A state appellate court in Georgia Tuesday upheld a $40 million damage award against Fiat Chrysler Automobiles NV that resulted from the death of a 4-year-old boy.
The Court of Appeals denied Fiat Chrysler’s argument that the trial judge erred in allowing the plaintiffs to introduce evidence of 17 other rear-end crashes. The trial jury originally delivered a verdict of $150 million in damages but Decatur County Superior Court Judge Kevin Chason reduced the award to $40 million.
Fiat Chrysler argued in the appeal the jury was motivated by passion and prejudice, with a desire to punish the company.
Fiat Chrysler said it is considering whether to appeal Tuesday’s decision.
The decision stemmed from the March 2012 death of Remington Walden, 4. The boy was in the back seat of his aunt’s 1999 Jeep Grand Cherokee that was rear ended in Bainbridge, Georgia, by a pickup truck and caught fire.
The Jeep had a rear fuel tank that was part of a “customer satisfaction campaign” but was never recalled. Some 1.56 million other Jeep SUVs with the rear fuel tank were recalled.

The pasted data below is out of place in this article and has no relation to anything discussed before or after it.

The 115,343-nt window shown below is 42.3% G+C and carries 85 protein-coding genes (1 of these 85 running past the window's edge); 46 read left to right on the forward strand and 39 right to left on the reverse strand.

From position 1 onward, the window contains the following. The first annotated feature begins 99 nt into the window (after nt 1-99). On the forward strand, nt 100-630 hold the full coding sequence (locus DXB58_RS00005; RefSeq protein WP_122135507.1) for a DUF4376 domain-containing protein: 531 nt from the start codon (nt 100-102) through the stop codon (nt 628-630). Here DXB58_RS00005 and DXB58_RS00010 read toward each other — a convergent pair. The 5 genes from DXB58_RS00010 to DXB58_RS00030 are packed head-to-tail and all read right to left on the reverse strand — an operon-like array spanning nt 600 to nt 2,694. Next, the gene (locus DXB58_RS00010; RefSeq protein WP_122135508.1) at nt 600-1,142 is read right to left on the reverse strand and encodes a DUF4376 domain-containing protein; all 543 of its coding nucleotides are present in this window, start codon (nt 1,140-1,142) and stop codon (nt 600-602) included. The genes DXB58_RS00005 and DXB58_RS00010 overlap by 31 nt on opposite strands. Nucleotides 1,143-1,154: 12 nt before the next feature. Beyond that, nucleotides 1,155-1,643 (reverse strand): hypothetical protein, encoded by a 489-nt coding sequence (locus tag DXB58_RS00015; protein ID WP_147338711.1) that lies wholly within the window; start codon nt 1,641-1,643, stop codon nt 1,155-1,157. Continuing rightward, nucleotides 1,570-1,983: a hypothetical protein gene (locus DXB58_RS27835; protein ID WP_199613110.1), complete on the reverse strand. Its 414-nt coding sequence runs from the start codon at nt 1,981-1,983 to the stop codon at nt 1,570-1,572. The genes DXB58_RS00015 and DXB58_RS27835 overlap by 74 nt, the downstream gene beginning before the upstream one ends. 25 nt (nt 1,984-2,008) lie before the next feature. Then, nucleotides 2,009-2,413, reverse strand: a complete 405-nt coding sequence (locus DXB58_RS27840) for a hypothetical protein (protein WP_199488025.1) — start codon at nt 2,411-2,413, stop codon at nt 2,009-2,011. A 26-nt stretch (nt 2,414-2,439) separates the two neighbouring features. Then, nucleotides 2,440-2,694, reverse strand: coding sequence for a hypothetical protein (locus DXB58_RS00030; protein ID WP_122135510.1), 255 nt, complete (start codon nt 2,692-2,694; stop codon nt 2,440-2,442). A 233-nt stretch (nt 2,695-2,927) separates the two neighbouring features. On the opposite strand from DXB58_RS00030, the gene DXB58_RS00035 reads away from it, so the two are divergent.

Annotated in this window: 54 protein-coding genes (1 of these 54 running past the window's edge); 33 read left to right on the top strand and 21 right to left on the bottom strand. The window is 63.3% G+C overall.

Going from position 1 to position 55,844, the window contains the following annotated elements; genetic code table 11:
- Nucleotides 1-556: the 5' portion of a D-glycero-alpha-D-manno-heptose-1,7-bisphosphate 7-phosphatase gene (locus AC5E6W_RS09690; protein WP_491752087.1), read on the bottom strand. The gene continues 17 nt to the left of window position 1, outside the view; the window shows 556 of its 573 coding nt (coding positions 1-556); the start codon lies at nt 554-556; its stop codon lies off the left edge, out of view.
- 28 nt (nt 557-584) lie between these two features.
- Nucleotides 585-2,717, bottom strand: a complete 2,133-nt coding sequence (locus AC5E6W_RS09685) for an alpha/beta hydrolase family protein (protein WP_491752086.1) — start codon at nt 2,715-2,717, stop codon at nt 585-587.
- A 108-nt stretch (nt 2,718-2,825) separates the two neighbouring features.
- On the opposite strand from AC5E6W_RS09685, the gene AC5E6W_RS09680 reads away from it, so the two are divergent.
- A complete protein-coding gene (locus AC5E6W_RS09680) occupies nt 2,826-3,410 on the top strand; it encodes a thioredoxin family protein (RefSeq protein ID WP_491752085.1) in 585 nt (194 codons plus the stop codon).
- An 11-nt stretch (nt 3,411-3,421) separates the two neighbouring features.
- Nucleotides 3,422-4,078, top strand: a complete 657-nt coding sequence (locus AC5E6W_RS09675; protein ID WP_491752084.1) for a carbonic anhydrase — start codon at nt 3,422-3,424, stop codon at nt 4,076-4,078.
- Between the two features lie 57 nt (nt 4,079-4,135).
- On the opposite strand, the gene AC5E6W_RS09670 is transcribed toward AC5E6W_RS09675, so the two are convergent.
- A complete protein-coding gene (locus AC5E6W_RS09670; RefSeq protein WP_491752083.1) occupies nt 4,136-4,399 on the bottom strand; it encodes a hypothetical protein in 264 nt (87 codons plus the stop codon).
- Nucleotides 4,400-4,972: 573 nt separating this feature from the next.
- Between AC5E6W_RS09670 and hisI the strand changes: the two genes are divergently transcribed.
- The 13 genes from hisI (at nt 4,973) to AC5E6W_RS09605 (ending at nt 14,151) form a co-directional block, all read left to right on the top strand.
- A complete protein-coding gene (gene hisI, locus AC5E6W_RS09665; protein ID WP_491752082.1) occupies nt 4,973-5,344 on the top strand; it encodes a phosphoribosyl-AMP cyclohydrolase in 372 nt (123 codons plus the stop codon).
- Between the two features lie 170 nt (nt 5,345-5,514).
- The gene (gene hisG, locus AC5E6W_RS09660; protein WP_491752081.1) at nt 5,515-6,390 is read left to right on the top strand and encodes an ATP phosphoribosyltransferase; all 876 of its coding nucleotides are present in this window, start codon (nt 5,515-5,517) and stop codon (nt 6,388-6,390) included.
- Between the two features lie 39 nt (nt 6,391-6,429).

The Wall Street Journal reported jurors blamed Jeep for the death based on the pathologist’s testimony. The boy survived the collision but died because of the fire, the pathologist testified. Fiat Chrysler had argued the death was the truck driver’s fault because he had been driving at a high rate of speed. Brian Harrell was convicted of vehicular homicide. The jury found he was 1 percent responsible for the child’s death, the (Bainbridge, Georgia) Post-Searchlight reported.
The jurors told the Journal the Jeep should have been among those recalled.
Fiat Chrysler called the jury award excessive.
Fiat Chrysler was fined a record $105 million in 2015 by safety regulators for lapses involving the recalls, which covered millions of vehicles produced from 1993 to 2007. The National Highway Traffic Safety Administration said Fiat Chrysler didn’t move quickly enough to install trailer hitches to provide more of a cushion in the rear, but the automaker argued owners often were unwilling to come in for repairs.